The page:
summer hair-care products

A crop of new offerings such as dry shampoos, mists and beer-infused products target summer’s ill effects on hair. (Elie Bernager / Getty Images / August 12, 2012)

Summer can play havoc on the hair with prolonged exposure to the sun, seawater and chlorine as well as the inevitable perspiration and humidity that accompany the season.

"It's important to always keep the hair hydrated; deep condition at least weekly," says Marco Pelusi, owner of the namesake West Hollywood salon. He recommends using a leave-in conditioner to lock in moisture and guard against color fading, both in the pool and while lounging in the sun.

This summer, there's a profusion of new products designed to make hair care easy and effective. Dry shampoos, mists and beer-infused products (great for volume) are sparking consumer interest. There are also new target-specific shampoos and conditioners — for instance, some formulated to eliminate dandruff and dry scalp, and some that can coat hair with an extra layer of protection to guard against sun damage.

And anything labeled "natural" or "organic" is getting attention too.

"The focus is most definitely on natural products," says Caroline Brooks, president of Leonor Greyl U.S.A., a French producer of luxury organic hair care. "Even more so for high-end silicone-free products. Silicone weighs down the hair and forms a barrier against any form of nourishment. Hair becomes lifeless and color becomes dull."

Here are some picks from the crop of new offerings, which can be found at the manufacturers' websites or beauty retailers:

Dry shampoo

Although these have been around since the 1970s, they've had a bad rap because of the chalky, powdery residue they leave behind. But now in new colors and formulations, they are showing up in beach, pool and gym totes.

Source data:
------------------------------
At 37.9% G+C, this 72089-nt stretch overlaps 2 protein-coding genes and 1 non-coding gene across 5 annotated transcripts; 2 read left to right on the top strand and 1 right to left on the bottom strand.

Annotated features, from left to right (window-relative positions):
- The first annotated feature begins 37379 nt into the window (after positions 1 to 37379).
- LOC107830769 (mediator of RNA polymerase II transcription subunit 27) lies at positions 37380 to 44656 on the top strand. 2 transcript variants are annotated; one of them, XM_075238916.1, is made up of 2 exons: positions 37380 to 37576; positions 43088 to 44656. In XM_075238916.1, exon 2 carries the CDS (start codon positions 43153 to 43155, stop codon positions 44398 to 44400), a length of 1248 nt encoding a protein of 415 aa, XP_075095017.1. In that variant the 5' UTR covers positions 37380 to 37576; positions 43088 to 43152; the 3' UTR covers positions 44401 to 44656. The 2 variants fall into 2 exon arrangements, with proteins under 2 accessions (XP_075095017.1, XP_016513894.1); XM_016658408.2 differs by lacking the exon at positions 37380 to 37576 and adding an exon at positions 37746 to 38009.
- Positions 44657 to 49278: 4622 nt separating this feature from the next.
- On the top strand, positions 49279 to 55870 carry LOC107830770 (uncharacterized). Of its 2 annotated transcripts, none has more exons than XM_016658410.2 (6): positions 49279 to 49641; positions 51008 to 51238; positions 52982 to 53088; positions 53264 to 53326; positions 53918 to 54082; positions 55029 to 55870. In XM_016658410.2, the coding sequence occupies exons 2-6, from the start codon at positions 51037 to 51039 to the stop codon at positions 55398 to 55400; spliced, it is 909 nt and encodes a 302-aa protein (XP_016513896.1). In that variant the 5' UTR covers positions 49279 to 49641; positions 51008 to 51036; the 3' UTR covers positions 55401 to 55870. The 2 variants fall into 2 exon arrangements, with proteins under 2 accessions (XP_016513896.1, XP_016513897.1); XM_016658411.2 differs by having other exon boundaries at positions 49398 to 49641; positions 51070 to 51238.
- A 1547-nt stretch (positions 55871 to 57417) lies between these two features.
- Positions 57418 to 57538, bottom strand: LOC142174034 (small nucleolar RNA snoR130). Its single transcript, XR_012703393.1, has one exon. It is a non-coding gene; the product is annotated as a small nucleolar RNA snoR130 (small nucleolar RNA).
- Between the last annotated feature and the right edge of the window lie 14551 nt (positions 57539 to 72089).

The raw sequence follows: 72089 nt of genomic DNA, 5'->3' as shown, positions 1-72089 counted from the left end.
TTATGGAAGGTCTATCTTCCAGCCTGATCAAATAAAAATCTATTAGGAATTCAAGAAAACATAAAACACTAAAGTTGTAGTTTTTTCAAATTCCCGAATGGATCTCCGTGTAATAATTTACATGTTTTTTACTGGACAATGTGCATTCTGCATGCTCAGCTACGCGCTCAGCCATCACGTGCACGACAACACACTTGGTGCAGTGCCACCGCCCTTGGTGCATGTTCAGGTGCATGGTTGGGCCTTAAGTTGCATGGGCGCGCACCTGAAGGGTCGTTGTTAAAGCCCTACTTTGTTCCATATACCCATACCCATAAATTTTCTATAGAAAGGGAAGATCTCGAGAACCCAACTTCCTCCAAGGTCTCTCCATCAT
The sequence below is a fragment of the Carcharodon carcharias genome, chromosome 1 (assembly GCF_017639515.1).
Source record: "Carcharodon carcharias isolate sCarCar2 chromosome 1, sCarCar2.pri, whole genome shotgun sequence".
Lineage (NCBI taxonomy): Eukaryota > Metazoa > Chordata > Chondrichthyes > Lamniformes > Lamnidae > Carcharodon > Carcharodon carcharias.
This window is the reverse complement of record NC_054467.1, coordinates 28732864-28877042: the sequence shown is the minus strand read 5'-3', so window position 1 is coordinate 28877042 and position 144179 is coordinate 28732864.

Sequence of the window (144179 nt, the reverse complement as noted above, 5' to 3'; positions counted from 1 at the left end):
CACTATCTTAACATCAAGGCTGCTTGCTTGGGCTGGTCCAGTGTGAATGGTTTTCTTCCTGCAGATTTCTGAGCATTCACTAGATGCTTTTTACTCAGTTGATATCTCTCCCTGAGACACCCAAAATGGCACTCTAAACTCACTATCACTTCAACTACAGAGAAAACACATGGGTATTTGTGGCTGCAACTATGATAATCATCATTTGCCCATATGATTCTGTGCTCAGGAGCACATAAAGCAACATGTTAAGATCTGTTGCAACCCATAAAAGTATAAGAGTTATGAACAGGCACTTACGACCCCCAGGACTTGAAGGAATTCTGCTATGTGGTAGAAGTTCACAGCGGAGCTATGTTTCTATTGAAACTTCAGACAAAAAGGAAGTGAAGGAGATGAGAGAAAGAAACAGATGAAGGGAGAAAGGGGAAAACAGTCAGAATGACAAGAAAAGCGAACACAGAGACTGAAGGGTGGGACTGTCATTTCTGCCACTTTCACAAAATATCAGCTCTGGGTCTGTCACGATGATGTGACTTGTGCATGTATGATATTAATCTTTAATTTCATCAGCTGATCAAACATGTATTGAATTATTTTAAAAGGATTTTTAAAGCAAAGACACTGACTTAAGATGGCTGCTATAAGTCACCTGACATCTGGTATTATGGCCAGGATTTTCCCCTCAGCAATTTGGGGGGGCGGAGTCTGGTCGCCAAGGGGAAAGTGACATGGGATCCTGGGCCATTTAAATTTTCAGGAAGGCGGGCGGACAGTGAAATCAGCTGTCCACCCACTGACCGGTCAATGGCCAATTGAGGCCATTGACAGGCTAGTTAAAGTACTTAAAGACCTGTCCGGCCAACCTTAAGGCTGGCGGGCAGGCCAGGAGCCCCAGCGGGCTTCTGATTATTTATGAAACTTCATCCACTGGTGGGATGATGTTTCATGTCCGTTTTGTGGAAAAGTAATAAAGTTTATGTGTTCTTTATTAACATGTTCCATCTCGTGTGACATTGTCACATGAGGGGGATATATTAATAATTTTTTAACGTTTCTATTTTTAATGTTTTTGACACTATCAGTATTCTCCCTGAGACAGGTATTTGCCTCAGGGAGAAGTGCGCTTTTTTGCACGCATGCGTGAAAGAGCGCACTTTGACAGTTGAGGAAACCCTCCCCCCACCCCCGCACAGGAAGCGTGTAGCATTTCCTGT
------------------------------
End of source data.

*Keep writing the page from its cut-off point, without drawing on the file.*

Green Rootine from Jonathan, at left above, a talc-based product, comes in two shades and has a brush-on applicator to dab on just where it's needed ($19).

GG Gatsby's Ultimate Lift dry shampoo powder, at right, has oatmeal and micro mineral crystals that work on all hair colors. Squeeze a puff of it onto the hair and brush out ( $16.99).

PowderPower from Giovanni Eco Chic Cosmetics is a two-in-one shampoo and instant volumizer that uses corn starch, oat kernel flour and vitamin B5 to cleanse hair without water ($9.99).

Salon Grafix's Invisible Dry spray shampoo spritzes on and brushes out without any residue ($7.99).

Alterna Bamboo Style Cleanse Extend translucent dry shampoo is practically undetectable, even on the darkest hair ($22). And Lush uses corn flour, talc, lemon and lime oils in its No Drought dry shampoo ($12.95).

There are also new dry conditioners, including one from got2b Rockin' It, which offers its Encore Finish dry conditioner as a complement to its bestselling dry shampoo, for $5.99.

And Michael O'Rourke's Rock Your Hair Bombshell Big Hair powder promises to give an instant backcombed lift to hair. The talc- and mica-based formulation liquifies on the hair so there's no awkward clumping ($17).


These newer, lighter versions of hair sprays are an innovation, especially when they feature oils that don't leave that slick residue.

Giovanni Cosmetics' 2chic Brazilian Keratin & Moroccan Argan Oil Blow Out styling mist contains plant-based proteins and detangles so hair becomes easy to style ($8.99). The company also makes, for the same price, a Flat Iron styling mist designed to be used before putting that particular implement to the hair, smoothing out each strand.

Alterna's Bamboo Smooth Kendi dry oil mist battles frizz and repairs dried and damage hair ($24).

The got2b Oil-Licious dry oil hair taming mist controls flyaway hair and gives extra shine ($5.99).